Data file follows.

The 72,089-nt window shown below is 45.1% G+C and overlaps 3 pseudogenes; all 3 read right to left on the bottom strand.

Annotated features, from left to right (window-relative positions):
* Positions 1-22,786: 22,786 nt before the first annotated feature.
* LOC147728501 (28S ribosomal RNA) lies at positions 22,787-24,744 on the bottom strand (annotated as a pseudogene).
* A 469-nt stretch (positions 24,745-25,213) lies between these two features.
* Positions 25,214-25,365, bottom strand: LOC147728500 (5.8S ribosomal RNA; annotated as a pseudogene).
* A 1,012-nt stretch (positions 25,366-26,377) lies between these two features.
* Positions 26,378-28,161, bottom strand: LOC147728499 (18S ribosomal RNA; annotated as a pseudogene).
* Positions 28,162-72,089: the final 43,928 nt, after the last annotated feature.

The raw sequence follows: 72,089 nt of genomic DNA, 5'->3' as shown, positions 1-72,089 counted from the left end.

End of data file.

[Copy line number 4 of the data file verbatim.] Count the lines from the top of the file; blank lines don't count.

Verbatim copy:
* LOC147728501 (28S ribosomal RNA) lies at positions 22,787-24,744 on the bottom strand (annotated as a pseudogene).